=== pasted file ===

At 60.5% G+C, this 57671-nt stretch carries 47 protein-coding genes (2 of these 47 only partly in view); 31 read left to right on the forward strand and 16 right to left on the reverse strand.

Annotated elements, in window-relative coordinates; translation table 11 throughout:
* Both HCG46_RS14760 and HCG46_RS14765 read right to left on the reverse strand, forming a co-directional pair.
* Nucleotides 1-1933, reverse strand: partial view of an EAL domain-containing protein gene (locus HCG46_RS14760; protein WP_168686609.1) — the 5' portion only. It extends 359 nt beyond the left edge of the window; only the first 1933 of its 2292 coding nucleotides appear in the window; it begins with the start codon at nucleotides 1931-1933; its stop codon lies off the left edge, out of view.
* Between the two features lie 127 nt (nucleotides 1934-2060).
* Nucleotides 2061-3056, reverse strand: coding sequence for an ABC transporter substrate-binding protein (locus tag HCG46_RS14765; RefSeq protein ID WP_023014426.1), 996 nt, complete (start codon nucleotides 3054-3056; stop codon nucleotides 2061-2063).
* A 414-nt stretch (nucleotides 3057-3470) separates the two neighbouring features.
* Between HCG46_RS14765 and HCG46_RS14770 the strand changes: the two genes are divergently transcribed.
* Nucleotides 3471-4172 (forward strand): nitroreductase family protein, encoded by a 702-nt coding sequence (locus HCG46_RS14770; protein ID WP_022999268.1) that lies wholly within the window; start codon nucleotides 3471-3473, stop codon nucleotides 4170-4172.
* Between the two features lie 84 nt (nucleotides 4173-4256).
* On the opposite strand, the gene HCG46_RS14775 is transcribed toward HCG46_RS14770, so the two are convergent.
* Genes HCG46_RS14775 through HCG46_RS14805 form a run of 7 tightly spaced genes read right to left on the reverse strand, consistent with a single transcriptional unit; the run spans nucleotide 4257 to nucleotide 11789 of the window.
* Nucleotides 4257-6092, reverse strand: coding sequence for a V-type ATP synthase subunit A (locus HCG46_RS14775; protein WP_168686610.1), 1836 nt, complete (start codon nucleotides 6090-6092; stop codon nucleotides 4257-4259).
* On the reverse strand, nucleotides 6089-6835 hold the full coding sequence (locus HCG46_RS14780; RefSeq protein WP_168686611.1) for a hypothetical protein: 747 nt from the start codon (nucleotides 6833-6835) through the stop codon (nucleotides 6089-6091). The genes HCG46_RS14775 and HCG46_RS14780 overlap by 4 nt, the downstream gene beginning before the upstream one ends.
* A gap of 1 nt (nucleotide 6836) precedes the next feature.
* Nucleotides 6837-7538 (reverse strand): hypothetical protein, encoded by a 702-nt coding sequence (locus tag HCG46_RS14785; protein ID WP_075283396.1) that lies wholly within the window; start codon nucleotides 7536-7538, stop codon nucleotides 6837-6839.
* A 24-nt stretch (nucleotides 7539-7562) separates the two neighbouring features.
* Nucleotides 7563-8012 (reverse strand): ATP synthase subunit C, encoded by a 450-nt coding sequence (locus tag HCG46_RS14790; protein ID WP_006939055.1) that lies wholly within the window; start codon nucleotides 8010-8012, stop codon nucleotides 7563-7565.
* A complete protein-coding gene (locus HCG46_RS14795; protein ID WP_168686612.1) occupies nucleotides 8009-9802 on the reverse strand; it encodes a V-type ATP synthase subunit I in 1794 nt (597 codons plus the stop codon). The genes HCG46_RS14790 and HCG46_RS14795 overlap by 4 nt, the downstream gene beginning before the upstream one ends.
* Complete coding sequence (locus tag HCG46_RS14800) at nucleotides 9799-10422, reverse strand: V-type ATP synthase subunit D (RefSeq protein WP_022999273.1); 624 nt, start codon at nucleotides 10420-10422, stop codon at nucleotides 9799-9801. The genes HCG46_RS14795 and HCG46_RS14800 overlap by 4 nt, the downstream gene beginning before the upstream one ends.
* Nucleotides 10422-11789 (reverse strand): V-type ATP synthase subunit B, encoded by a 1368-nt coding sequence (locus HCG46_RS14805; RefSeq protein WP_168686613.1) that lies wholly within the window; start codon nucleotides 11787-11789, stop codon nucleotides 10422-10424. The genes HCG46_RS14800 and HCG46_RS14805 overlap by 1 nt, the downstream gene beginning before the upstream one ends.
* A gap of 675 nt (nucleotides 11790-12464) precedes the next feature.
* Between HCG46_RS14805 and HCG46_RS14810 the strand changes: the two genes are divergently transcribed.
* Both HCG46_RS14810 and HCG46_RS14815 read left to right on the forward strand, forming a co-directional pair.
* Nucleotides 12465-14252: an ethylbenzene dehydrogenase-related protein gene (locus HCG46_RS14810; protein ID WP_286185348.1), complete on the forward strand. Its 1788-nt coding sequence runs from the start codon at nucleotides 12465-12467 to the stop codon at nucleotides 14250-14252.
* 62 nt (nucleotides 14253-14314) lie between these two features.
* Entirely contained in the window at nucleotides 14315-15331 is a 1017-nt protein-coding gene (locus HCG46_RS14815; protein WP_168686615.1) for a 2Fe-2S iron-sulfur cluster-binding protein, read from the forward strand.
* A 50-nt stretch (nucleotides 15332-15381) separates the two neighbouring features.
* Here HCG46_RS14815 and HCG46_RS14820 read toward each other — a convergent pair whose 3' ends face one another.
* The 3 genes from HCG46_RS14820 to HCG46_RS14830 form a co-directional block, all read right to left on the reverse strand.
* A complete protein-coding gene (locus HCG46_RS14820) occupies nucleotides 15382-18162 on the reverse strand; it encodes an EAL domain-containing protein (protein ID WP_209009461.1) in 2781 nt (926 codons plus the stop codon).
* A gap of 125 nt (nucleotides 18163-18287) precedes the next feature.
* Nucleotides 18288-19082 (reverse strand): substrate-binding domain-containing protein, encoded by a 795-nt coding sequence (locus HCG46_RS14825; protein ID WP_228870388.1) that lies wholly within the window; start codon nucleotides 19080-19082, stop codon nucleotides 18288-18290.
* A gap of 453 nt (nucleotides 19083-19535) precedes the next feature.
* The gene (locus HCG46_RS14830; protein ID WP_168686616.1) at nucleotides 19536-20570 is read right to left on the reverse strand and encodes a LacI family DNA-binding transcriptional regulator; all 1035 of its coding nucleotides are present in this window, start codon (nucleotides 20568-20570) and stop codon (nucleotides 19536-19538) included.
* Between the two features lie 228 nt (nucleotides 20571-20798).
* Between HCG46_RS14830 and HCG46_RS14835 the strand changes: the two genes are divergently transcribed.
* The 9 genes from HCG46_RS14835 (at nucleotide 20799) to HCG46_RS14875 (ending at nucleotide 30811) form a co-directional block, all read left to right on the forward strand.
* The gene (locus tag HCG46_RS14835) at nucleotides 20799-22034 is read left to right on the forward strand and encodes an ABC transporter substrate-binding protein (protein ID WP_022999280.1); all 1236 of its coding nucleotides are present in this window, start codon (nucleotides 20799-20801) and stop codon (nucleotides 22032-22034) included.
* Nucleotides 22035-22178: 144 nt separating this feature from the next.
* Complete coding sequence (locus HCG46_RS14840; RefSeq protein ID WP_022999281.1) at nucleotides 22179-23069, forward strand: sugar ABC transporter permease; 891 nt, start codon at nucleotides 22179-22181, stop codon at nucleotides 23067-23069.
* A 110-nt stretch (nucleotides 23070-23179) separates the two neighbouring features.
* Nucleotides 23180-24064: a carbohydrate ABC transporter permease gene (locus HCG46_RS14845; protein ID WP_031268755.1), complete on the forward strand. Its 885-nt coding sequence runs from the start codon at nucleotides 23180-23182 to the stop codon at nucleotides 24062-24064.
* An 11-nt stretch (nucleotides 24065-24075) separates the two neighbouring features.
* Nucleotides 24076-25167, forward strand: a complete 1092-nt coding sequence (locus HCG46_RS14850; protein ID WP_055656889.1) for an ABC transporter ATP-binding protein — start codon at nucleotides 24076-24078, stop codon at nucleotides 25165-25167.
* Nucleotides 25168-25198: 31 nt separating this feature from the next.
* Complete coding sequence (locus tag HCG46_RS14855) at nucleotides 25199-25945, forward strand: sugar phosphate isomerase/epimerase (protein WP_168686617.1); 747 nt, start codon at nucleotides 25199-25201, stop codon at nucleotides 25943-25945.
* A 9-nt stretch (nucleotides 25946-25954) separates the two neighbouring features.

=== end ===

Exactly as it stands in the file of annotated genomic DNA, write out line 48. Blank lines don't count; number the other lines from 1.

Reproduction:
* A 9-nt stretch (nucleotides 25946-25954) separates the two neighbouring features.